Need a Way to Access Leaderstats Name Without Memorizing

What does the code do and what are you not satisfied with?
The following code below allows me to access certain values that are tracked inside my game without requiring me to remember all the stats I have added. It’s not too much of what I am not satisfied with, but I am looking to see from you guys if this code can be taken at a different approach.

What potential improvements have you considered?
I was thinking of reducing it to its according keys without the necessary name… but that would make my overall module script a little unorganized/unlabeled if I decided to take a break from this project.

How (specifically) do you want to improve the code?
As mentioned before, I want another way I can easily access this without the need to type the path to get a single string.

-- Module Script
local module = {
	["Player Settings"] = {
		["Ingame Stat Tracker Name"] = {
			["Assist"] = "Assist",
			["Accuracy"] = "Accuracy",
			["Elimination"] = "Elimination",
			["Death"] = "Death"

-- Server Script
local player = ...
player["Ingame Stat Tracker"][module["Player Settings"]["Ingame Stat Tracker Name"]["Assist"]].Value = 0
-- Equivalent
player["Ingame Stat Tracker"].Assist.Value = 0

The key is to store the information inside game objects. I recommend you to follow this tutorial In-Experience Leaderboards | Documentation - Roblox Creator Hub. Alternatively, you can use things like ‘StringValue’ or ‘IntValue’ without an in-game leaderboard to store stats.

I know how to use stringvalue and intvalue to store things including ingame leaderboard. The answer I want to receive is having some kind of easy access for me to view the name of the stats i have made without memorizing, especially when i have 10+ stat names.

I don’t understand why my answer is incorrect. You can have one named game object per stat. This way, you do not have to store the stats in memory.

local stat ="IntValue", game:GetService("Players").LocalPlayer)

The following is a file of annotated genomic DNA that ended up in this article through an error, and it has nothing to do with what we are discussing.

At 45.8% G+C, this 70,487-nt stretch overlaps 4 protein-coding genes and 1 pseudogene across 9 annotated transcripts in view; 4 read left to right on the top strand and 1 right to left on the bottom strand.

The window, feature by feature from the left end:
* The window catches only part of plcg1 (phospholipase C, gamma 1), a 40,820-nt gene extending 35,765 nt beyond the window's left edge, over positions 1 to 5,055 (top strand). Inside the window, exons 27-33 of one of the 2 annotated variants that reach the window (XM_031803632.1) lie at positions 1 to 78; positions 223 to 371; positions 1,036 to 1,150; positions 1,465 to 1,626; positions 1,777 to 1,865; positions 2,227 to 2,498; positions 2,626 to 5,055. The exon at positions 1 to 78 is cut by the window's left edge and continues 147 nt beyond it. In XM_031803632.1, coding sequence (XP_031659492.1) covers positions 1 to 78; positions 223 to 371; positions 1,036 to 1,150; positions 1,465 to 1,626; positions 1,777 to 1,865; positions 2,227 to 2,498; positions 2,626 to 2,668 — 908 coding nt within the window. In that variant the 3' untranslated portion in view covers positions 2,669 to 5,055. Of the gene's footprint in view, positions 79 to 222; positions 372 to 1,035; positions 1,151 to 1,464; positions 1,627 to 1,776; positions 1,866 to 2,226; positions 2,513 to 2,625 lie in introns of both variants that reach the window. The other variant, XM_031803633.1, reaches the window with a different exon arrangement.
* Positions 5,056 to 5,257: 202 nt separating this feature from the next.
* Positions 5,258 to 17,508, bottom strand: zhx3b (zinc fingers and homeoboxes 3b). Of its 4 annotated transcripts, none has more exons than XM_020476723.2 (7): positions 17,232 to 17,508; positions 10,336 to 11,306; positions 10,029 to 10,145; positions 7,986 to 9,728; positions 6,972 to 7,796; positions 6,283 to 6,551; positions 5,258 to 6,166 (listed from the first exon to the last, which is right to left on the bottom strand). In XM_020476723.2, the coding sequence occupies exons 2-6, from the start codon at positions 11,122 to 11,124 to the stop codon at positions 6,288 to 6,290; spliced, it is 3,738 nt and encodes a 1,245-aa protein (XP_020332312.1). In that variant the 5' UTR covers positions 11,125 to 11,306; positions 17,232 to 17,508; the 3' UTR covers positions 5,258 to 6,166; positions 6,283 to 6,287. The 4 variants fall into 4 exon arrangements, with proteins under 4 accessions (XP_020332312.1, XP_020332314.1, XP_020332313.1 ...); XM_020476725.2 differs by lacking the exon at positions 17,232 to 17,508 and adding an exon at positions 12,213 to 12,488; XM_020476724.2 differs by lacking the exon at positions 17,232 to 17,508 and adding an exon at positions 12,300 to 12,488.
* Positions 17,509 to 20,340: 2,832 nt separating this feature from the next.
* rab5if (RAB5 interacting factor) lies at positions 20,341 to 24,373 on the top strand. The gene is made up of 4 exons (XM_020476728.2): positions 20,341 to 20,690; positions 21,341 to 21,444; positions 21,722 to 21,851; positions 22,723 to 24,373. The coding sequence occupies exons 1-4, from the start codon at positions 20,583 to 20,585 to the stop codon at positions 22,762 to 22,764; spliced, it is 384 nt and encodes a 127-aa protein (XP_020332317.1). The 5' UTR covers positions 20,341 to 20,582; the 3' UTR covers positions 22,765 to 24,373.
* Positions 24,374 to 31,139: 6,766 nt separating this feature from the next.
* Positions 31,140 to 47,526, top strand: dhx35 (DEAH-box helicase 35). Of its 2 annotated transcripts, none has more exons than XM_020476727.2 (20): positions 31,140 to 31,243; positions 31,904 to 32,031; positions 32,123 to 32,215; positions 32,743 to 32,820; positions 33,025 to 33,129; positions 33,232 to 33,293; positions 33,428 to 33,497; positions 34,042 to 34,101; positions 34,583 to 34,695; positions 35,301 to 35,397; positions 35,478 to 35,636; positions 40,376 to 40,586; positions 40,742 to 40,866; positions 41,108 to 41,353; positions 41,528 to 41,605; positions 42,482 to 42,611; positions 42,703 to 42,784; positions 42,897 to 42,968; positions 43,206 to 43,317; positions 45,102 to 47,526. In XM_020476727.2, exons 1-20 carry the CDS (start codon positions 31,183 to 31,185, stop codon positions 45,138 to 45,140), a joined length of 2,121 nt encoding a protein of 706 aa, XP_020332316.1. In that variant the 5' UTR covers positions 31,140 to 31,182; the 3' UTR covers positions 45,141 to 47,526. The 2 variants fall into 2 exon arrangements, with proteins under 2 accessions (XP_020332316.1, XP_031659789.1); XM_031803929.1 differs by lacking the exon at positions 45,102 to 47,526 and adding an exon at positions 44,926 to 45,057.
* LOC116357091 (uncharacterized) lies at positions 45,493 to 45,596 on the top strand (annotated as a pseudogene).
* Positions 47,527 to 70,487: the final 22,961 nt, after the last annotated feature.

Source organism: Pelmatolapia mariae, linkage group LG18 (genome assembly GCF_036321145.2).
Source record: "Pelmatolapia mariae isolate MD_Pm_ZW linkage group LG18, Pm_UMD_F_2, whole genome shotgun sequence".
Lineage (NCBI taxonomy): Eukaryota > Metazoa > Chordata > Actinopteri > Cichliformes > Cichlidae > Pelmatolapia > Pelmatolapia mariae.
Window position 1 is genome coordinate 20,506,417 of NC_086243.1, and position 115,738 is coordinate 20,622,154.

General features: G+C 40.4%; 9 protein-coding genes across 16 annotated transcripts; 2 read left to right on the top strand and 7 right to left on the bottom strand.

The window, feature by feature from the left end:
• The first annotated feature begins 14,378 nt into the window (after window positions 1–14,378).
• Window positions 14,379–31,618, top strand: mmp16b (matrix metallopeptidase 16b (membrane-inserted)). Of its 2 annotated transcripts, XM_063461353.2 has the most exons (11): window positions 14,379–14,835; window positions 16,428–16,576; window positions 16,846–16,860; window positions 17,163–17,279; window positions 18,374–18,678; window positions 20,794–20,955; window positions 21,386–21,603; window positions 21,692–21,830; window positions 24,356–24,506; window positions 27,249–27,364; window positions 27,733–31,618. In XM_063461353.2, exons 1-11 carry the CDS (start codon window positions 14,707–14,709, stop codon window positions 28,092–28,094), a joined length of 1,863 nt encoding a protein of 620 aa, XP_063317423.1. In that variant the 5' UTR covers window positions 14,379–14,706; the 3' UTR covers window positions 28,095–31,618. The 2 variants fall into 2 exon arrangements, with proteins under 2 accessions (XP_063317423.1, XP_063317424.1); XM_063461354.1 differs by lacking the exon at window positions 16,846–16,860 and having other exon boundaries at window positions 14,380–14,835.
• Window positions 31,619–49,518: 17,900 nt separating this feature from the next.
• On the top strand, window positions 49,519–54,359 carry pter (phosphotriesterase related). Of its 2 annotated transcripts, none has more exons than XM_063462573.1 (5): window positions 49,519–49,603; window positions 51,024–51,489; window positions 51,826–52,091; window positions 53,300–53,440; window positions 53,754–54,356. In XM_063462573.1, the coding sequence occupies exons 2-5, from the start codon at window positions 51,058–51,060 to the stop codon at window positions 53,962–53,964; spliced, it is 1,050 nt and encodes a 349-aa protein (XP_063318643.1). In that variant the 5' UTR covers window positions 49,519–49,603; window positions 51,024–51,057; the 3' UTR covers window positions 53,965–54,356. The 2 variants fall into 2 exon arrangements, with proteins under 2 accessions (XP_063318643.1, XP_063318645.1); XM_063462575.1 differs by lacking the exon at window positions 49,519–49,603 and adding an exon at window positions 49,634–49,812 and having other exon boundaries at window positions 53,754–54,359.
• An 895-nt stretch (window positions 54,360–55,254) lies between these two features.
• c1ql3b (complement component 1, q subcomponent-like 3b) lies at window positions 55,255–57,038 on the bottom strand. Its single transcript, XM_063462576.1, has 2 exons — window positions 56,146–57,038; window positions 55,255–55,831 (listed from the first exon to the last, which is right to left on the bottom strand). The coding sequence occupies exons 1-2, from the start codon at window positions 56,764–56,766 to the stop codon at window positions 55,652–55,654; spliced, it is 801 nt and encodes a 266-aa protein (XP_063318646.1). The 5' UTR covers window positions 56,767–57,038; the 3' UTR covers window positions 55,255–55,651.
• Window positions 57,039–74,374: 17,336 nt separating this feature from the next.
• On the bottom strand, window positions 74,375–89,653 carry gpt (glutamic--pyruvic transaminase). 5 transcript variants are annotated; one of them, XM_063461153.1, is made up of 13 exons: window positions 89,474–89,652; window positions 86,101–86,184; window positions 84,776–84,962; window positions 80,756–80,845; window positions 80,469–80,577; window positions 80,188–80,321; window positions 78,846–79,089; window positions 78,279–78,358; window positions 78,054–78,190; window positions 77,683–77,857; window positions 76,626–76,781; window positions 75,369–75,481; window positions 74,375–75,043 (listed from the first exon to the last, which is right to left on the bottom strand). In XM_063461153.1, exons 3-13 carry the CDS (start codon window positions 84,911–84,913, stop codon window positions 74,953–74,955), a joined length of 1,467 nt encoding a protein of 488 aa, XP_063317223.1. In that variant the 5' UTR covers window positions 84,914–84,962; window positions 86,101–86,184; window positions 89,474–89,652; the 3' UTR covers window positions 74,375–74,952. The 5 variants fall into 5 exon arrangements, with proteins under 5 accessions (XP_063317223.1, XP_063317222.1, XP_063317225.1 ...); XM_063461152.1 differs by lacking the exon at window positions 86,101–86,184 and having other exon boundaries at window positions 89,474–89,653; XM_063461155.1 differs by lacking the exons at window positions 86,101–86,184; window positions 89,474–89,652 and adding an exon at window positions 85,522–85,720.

stat.Name = "Kills"
stat.Value = 14

print(stat.Name, stat.Value) -- -> Kills, 14

Additionally, you can programmatically keep track of what stats you have.

local statsParent = game:GetService("Players").LocalPlayer

local function createStat(name, type_, initialValue)
    local stat =
    stat.Name = name
    stat.Value = initialValue

    return stat

local statValues = {
    createStat("Kills", "IntValue", 0),
    createStat("Deaths", "IntValue", 0)

-- For easy access
local statValuesByName = {}
for _, value in pairs(statValues) do
    statValuesByName[value.Name] = value

print(statValuesByName["Kills"]) -- -> Kills object

Maybe I didn’t explain it clearly. What I want to do is to have a system in a way I can reference using the Roblox autocomplete system that allows me to know what are the different stats that I have made in-game without the need to remember 10+ different stats. How I see this beneficial in the module script I made above is that I am able to reference the script without having to go back and scroll all the way to the top of the script to see how I labeled my stats, especially when I may have poor memory of the name of the stats I made or if I take a long break from this project.

Generally, I try not to have spaces in the keys for my module scripts, this allows me to just index them with . instead of writing ["key name"]


local module = {
    PlayerSettings = {
        IngameStatTrackerName = {
            Assist = "Assist",

-- index later

Although, since you’re just trying to not memorize the names, why not just use this table as a custom type, which would give you linting support without having to type the whole module["Player Settings"]...

local player: Player & typeof(module) = ...
player["Player Settings"] -- should come up as a autocomplete option

1 Like

I have never thought or seen this sort of feature before! I was only used to having something like “player: Player” for my parameters, but never thought it could work on variables as well. I will mark this as a solution in a couple of minutes if no other better answers show up, but this will definitely help organize my scripts better in the long term, or at least support me using the autocomplete system!

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